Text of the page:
Data storage server: The entity that stores the synchronized files of users.

Control data: The control information exchanged with control server to fulfil the data sync process. Typical control data includes metadata (e.g. hashes for chunks), authentication information and etc.

Content data: The original data of user local file, often in forms of small chunks.

Sync protocol: A communication protocol between client and remote servers to achieve data synchronization. It contains control flow and data flow. Sync protocols are always built on HTTPS/HTTP.

Sync efficiency: A performance metric that indicates how fast the changes can be synchronized to the Internet with the lowest traffic overhead.

Useful capabilities to improve sync efficiency:

3. Architecture of Internet Storage Service

The architecture of most Internet storage services is generally composed of three major components: client, control server and data storage server. And the whole architecture is shown in Figure 1.

                        * * * * * * * *
           * * * * * * *               * * * * * * *   
         *                                 INTERNET  *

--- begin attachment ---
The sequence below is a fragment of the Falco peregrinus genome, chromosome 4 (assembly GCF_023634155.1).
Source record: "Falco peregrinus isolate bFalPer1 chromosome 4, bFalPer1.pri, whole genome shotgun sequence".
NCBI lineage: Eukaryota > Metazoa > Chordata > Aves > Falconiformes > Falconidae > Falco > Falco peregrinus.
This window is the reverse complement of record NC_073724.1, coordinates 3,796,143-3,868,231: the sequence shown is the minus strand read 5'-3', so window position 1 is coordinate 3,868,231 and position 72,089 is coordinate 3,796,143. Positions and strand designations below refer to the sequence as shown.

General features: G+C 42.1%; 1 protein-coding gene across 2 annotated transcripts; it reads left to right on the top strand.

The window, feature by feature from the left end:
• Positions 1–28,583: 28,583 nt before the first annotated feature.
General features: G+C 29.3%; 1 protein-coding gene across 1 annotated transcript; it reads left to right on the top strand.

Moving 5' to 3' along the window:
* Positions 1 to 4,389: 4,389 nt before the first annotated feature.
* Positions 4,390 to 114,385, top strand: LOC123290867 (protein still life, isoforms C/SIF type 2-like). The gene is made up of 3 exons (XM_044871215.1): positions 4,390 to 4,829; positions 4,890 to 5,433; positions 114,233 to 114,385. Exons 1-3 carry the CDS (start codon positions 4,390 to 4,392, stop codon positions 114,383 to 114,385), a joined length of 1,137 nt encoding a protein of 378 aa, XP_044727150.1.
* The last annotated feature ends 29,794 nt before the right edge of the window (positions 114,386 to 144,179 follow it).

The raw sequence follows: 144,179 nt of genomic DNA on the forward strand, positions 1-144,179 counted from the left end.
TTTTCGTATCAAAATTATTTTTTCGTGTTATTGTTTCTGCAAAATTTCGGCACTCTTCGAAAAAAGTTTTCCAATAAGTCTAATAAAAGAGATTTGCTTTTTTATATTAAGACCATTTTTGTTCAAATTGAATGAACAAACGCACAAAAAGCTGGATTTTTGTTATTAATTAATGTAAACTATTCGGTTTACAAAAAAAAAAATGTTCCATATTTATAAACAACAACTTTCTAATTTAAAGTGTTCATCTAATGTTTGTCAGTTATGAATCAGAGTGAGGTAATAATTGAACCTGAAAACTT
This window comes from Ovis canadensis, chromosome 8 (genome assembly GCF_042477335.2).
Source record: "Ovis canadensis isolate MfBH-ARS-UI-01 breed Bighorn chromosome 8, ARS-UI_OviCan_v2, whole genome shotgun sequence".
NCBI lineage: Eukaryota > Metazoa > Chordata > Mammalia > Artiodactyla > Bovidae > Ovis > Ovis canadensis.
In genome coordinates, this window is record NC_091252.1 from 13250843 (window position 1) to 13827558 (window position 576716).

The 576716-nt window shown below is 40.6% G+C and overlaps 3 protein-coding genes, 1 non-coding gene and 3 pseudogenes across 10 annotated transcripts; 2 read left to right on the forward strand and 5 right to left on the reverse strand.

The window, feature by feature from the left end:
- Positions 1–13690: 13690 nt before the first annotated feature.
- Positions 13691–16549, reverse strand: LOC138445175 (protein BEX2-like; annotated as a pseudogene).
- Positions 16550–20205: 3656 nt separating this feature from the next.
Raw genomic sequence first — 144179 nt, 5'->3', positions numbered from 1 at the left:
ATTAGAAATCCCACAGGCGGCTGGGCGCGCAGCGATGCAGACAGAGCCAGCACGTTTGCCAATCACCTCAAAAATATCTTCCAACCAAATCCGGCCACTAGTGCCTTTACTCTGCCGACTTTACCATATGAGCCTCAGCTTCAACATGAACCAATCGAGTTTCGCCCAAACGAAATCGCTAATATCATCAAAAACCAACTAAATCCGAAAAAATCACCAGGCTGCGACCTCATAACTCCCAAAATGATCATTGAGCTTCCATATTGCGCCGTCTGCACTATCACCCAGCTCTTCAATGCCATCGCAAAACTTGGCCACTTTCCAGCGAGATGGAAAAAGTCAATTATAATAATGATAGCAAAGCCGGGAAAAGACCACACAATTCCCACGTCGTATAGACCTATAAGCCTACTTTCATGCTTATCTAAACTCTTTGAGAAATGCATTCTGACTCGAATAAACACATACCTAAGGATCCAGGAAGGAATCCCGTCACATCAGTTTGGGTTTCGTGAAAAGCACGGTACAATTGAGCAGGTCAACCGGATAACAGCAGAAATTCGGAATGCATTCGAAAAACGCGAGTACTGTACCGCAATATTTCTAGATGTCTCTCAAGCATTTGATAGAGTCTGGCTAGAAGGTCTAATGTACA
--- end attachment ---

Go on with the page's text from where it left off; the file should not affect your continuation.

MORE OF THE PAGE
*  +------------+        +------------+     * 
      ------|   Control  |        | +------------+    * 
     |  *   |   server   |        | |Data storage|========
     |   *  +------------+        + |   servers  |   *    |
     |   *                          +------------+   *    |
     |     * * * * * * *                * * * * * * *     |
Control Flow            * * * * * * * *               Data Flow
     |                                                    |
     |                                                    |
     |                     +--------+                     |
      ---------------------| Client |=====================
                            Figure 1